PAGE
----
It’s been a while since I read a science/technology book from back to back. And was it worth it? Definitely.
The book is about collaboration and is a collaboration. Ironically, the best-written chapters almost invariably are those by single authors. Which confirms my own theory that writing (including scientific writing) is not exactly collaborative activity. The contributions by Robert Porter Lynch , Robin W. Spencer , Victor J. Hruby , Edward D. Zanders , Brian Pratt  and Keith T. Taylor  are especially worth noting — I wish the whole book was written at the level of these chapters. Then again, collaboration is always a compromise. The material presented here is diverse and heterogeneous — what did you expect?
I am sure there are people who do all sorts of stuff using their smartphones, including scientific database browsing and chemical structure drawing . This latter activity does not strike me as especially productive or convenient. (Also, makes me glad that the use of mobile phones while driving is outlawed in most of Europe.) In my view, for the purposes of computer graphics bigger is better: if I had a choice, I’d go for HIPerWall (25,600 × 8000 pixels) or, better still, HIPerSpace (35,840 × 8000 pixels) display walls . Then I could draw some really large (in many senses) molecules.
As much as I enjoy reading the real (hardcopy) book, it could be nice to see it online, preferably in open access. For instance, Chapter 25  has 196 references, all of them are URLs, and some of them are rather long ones. I’d love to be able to click on them rather than type!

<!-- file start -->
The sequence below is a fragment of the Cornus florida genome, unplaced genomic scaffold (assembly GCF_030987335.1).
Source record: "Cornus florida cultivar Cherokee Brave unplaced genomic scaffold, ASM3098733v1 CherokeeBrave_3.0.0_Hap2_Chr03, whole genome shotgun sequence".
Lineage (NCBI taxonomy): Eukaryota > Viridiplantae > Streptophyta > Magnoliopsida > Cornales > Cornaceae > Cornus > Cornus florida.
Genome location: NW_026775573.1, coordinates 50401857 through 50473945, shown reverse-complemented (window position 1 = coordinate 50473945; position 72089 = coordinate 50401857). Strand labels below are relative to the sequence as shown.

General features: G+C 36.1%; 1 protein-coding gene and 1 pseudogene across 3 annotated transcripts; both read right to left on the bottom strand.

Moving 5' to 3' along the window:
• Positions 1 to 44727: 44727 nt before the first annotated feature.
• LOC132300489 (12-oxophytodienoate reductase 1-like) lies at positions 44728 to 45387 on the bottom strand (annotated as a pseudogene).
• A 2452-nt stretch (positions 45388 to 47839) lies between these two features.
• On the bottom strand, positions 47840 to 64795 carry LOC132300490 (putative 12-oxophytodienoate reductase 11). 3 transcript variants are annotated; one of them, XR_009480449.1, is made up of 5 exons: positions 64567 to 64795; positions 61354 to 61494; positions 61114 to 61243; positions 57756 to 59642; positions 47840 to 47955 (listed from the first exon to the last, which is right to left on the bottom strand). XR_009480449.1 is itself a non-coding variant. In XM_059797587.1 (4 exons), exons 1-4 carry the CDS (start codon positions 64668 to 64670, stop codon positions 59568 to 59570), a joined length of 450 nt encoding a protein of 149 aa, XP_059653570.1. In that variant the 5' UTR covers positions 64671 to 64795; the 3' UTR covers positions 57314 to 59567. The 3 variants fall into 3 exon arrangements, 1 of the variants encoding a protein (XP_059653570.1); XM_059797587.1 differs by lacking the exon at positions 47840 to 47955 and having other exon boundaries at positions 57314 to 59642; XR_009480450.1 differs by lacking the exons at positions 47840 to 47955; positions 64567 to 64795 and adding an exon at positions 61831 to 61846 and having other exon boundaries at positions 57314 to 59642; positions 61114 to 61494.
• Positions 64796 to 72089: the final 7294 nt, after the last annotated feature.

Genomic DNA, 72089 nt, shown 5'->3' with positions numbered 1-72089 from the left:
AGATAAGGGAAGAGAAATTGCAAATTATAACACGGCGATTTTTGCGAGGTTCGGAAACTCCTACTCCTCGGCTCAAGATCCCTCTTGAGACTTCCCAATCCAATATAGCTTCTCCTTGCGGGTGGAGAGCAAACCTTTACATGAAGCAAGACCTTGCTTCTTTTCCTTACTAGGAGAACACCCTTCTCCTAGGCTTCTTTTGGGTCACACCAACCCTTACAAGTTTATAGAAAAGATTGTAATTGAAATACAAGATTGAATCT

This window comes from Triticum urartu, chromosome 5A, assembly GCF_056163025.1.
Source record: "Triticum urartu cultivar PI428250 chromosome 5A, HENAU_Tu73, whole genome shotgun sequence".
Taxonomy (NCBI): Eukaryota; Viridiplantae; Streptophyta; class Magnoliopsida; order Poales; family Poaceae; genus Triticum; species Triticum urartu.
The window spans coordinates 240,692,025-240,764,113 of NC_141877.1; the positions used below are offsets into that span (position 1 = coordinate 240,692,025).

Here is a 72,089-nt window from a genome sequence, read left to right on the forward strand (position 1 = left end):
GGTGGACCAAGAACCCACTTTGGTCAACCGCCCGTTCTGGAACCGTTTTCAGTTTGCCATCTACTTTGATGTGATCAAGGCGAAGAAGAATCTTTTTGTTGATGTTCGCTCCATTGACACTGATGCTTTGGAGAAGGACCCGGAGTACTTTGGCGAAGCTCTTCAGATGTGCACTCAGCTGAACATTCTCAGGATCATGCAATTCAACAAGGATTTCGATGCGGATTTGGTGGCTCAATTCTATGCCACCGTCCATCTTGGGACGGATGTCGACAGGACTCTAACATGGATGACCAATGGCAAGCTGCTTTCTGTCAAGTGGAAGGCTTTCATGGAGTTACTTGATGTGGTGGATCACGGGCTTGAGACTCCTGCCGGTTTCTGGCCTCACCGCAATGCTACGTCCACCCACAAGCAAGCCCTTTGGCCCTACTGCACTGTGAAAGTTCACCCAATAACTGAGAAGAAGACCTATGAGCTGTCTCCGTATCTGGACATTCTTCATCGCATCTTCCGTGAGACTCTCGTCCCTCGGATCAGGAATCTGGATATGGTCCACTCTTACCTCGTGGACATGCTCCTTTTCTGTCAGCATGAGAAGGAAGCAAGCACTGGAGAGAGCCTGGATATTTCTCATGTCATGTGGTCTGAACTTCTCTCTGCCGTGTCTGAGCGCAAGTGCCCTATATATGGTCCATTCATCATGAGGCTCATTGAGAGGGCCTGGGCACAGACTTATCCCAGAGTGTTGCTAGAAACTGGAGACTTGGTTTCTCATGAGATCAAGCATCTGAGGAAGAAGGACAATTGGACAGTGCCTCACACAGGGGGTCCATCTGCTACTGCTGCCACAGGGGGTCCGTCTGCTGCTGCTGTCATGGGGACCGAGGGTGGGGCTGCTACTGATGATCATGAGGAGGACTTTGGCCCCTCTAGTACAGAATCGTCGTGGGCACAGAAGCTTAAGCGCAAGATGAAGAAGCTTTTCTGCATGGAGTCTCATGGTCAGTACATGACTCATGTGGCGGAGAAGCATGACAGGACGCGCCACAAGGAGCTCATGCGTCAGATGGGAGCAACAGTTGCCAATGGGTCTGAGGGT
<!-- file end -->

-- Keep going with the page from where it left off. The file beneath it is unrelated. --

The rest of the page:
Will the wikis, virtual communities and cloud computing replace the behemoth pharma companies and NCBI? A man can dream. Ekins et al. write :
As a result of the recent recession there is a lot of drug discovery and development talent available now due to company lay-offs. If the software or other tools to enable this workforce to be productive and collaborate were available and they participated in the existing scientific collaboration networks, then there may be potential for enormous breakthroughs.
I wish I could share the authors’ optimism. Yes there is potential, but it is highly unlikely that unemployed researchers are in the mood to collaborate. In case you wonder why: being unemployed is a full-time occupation, which leaves preciously little spare time. I rather inclined to agree with Robin W. Spencer :
Especially for cutting-edge scientific challenges, the participants you need are probably well paid and not particularly enthused by another tee shirt, coffee cup, or $100 voucher.
More quotes from this book can be found here.
I use this opportunity to lament the decline of old-fashioned copy editing . I get used to the lack of any such luxury in open access publications: if the paper is accepted, the publisher tends to keep all your typos intact. But when you buy a book from John Wiley & Sons for a hundred something bucks, you’d expect some editorial intervention. (To be honest, I did not buy it. I can’t afford buying books at such prices anyway.) The major and minor irritations include: